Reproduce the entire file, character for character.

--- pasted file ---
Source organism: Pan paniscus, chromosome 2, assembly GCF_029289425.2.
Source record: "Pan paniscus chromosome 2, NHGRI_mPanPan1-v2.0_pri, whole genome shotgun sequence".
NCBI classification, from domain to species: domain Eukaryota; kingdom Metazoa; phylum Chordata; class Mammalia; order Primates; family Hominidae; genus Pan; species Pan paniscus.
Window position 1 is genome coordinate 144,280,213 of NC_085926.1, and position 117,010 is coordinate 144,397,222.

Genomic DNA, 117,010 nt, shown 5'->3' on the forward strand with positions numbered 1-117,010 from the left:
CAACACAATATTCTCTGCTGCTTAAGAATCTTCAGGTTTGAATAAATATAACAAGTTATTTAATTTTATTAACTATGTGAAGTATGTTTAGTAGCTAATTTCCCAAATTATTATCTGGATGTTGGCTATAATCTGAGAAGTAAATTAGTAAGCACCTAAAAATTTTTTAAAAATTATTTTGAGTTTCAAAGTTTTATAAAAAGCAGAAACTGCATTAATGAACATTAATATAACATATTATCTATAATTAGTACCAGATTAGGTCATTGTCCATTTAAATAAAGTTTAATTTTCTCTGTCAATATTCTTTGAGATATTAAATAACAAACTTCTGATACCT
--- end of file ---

Source organism: Pan paniscus, chromosome 2, assembly GCF_029289425.2.
Source record: "Pan paniscus chromosome 2, NHGRI_mPanPan1-v2.0_pri, whole genome shotgun sequence".
NCBI classification, from domain to species: domain Eukaryota; kingdom Metazoa; phylum Chordata; class Mammalia; order Primates; family Hominidae; genus Pan; species Pan paniscus.
Window position 1 is genome coordinate 144,280,213 of NC_085926.1, and position 117,010 is coordinate 144,397,222.

Genomic DNA, 117,010 nt, shown 5'->3' on the forward strand with positions numbered 1-117,010 from the left:
CAACACAATATTCTCTGCTGCTTAAGAATCTTCAGGTTTGAATAAATATAACAAGTTATTTAATTTTATTAACTATGTGAAGTATGTTTAGTAGCTAATTTCCCAAATTATTATCTGGATGTTGGCTATAATCTGAGAAGTAAATTAGTAAGCACCTAAAAATTTTTTAAAAATTATTTTGAGTTTCAAAGTTTTATAAAAAGCAGAAACTGCATTAATGAACATTAATATAACATATTATCTATAATTAGTACCAGATTAGGTCATTGTCCATTTAAATAAAGTTTAATTTTCTCTGTCAATATTCTTTGAGATATTAAATAACAAACTTCTGATACCT